Supertramp had the benefit of a wealthy Dutch patron. But when their first two albums stiffed the patron took a hike. Left high and dry the group was forced to modify its Art Rock direction.
Built around Rick Davies and Roger Hodgson, who both handled vocals and keyboards, Supertramp finally found success with "Crime of the Century." "Crisis? What Crisis?" and "Even in the Quietest Moments" followed and were solid efforts laying the groundwork for the group's commercial break through, "Breakfast In America." Even though the album sold millions and featured a more straight-ahead sound (perfect for pop radio) it proved to be a dead end. Hodgson left to pursue a lackluster solo career while his former band plodded through a couple of equally undistinguished albums before pulling the plug.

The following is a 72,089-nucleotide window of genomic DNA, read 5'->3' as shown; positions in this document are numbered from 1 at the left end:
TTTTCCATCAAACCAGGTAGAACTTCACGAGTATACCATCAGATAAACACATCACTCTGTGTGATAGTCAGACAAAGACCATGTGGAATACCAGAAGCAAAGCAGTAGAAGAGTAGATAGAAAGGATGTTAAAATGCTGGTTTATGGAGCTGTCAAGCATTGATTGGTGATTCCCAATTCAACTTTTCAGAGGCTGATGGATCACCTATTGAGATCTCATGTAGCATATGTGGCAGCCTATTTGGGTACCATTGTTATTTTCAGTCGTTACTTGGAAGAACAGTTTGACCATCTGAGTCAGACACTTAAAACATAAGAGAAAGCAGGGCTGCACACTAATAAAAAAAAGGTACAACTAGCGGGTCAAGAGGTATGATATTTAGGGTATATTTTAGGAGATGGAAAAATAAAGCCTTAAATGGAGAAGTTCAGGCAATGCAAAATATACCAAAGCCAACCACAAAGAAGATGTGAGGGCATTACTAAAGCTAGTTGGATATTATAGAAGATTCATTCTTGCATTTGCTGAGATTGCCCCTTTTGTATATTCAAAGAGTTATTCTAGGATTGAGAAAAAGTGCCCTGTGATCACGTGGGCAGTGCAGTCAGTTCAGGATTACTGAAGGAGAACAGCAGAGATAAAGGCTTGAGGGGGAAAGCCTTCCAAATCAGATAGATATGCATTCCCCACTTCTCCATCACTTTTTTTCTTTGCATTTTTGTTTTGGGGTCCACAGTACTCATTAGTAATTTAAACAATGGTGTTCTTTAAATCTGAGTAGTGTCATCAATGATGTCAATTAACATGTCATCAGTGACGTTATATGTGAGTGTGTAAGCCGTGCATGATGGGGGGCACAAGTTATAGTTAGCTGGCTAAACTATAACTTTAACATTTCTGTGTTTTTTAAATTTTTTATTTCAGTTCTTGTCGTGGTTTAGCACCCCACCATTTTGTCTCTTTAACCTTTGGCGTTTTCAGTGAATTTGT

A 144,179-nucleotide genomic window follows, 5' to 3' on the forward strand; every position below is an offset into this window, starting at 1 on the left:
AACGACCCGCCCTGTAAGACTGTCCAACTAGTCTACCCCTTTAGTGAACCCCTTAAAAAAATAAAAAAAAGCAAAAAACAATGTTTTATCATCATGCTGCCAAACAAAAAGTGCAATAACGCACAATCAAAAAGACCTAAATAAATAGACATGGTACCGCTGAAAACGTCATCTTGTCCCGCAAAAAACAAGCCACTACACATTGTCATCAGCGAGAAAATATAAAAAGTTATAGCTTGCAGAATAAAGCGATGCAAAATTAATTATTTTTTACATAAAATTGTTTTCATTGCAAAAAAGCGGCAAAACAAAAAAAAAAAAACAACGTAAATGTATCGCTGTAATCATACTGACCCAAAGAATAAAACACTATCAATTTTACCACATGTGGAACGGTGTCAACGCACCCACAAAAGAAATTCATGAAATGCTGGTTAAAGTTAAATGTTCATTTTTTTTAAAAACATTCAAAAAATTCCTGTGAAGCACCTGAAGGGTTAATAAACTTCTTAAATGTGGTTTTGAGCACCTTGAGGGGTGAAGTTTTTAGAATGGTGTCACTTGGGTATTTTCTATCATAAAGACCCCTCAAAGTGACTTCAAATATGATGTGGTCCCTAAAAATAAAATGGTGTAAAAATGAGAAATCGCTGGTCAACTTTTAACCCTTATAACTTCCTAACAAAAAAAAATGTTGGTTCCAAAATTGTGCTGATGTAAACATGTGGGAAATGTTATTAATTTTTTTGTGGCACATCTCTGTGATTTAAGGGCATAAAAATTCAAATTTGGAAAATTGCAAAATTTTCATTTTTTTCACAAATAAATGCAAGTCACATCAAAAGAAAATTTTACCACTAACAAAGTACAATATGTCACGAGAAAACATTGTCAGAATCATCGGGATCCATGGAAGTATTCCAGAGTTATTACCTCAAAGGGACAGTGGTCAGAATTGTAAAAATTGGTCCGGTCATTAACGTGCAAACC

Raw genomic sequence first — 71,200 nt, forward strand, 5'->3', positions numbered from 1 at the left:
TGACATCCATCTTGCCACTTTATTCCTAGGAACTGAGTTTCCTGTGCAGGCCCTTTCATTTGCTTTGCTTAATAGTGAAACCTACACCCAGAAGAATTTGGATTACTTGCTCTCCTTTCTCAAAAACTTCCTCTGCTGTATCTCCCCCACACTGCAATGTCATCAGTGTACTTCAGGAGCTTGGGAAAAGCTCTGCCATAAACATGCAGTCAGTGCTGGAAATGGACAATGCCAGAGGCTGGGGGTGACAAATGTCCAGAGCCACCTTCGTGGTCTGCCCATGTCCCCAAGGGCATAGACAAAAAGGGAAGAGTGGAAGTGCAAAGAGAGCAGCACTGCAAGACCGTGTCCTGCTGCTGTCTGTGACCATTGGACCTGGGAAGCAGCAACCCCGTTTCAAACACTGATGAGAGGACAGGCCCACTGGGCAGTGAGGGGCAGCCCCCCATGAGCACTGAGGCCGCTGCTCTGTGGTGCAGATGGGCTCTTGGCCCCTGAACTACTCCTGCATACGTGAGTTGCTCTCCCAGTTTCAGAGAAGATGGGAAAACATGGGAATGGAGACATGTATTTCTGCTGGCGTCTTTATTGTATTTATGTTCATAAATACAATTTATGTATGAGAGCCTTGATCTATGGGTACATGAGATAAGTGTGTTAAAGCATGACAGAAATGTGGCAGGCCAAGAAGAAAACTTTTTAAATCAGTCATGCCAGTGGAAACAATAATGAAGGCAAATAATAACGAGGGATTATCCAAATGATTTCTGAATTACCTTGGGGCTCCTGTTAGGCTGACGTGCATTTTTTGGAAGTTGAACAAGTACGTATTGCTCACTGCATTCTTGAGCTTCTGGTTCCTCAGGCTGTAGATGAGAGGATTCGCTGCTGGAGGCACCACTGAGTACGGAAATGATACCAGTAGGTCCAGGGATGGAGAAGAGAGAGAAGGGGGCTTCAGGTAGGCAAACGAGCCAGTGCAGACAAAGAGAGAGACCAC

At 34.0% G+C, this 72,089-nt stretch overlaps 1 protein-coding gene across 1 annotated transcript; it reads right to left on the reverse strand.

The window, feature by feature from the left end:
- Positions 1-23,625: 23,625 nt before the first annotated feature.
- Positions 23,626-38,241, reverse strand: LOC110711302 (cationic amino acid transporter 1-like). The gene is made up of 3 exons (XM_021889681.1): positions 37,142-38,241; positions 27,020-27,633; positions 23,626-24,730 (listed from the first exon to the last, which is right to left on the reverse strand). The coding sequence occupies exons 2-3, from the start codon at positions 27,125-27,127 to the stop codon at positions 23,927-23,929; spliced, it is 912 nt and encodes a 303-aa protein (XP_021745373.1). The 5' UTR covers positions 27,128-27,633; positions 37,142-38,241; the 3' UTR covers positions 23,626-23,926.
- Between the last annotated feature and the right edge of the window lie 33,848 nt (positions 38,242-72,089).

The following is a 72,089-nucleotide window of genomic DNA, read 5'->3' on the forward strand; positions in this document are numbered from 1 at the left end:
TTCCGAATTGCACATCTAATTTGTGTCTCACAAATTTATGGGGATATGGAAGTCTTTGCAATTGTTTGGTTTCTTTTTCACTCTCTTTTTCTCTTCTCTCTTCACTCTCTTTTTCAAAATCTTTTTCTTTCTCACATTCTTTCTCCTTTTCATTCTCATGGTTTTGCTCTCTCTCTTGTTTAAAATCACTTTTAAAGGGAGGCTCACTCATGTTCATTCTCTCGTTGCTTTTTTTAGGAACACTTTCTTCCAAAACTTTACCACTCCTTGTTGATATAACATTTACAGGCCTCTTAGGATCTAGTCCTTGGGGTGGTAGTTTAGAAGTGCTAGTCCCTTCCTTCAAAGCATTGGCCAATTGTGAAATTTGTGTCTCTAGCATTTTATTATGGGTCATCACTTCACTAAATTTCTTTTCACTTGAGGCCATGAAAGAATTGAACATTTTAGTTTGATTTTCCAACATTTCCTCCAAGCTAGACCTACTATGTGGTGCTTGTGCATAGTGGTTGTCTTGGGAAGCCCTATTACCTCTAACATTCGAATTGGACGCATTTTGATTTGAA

"Crime of the Century" sits on top of the Supertramp heap. The album's opening track "School," with the brilliant piano solo, is not only the best song on the album it's the best song Supertramp ever did. The album also contains the no nonsense "Bloody Well Right." "Breakfast In America" could pass for a greatest hits collection. The title track, "The Logical Song," "Goodbye Stranger" and "Take The Long Way Home" found a seemingly perpetual place on radio playlists. "The Very Best of Supertramp" touches all the necessary bases.